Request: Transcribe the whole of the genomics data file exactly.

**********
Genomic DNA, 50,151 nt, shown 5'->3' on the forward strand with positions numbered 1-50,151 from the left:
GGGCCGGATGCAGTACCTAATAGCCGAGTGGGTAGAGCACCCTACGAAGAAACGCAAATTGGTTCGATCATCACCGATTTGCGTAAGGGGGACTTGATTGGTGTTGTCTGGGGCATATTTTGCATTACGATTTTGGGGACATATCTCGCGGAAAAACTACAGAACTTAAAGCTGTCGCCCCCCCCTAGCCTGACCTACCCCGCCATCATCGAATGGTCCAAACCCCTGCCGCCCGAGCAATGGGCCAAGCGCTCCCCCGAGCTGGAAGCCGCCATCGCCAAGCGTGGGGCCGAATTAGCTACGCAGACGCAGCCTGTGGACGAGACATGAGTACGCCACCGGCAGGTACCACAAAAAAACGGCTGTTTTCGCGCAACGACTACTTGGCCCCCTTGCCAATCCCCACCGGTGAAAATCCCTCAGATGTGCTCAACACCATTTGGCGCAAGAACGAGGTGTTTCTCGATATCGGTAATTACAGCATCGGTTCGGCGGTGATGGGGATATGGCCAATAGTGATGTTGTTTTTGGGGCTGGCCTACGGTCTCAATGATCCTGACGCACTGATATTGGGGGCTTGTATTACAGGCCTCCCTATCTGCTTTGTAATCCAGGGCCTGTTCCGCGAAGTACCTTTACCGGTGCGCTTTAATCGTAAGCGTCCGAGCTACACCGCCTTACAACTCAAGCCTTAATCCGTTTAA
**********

Genomic DNA, 50,151 nt, shown 5'->3' on the forward strand with positions numbered 1-50,151 from the left:
GGGCCGGATGCAGTACCTAATAGCCGAGTGGGTAGAGCACCCTACGAAGAAACGCAAATTGGTTCGATCATCACCGATTTGCGTAAGGGGGACTTGATTGGTGTTGTCTGGGGCATATTTTGCATTACGATTTTGGGGACATATCTCGCGGAAAAACTACAGAACTTAAAGCTGTCGCCCCCCCCTAGCCTGACCTACCCCGCCATCATCGAATGGTCCAAACCCCTGCCGCCCGAGCAATGGGCCAAGCGCTCCCCCGAGCTGGAAGCCGCCATCGCCAAGCGTGGGGCCGAATTAGCTACGCAGACGCAGCCTGTGGACGAGACATGAGTACGCCACCGGCAGGTACCACAAAAAAACGGCTGTTTTCGCGCAACGACTACTTGGCCCCCTTGCCAATCCCCACCGGTGAAAATCCCTCAGATGTGCTCAACACCATTTGGCGCAAGAACGAGGTGTTTCTCGATATCGGTAATTACAGCATCGGTTCGGCGGTGATGGGGATATGGCCAATAGTGATGTTGTTTTTGGGGCTGGCCTACGGTCTCAATGATCCTGACGCACTGATATTGGGGGCTTGTATTACAGGCCTCCCTATCTGCTTTGTAATCCAGGGCCTGTTCCGCGAAGTACCTTTACCGGTGCGCTTTAATCGTAAGCGTCCGAGCTACACCGCCTTACAACTCAAGCCTTAATCCGTTTAA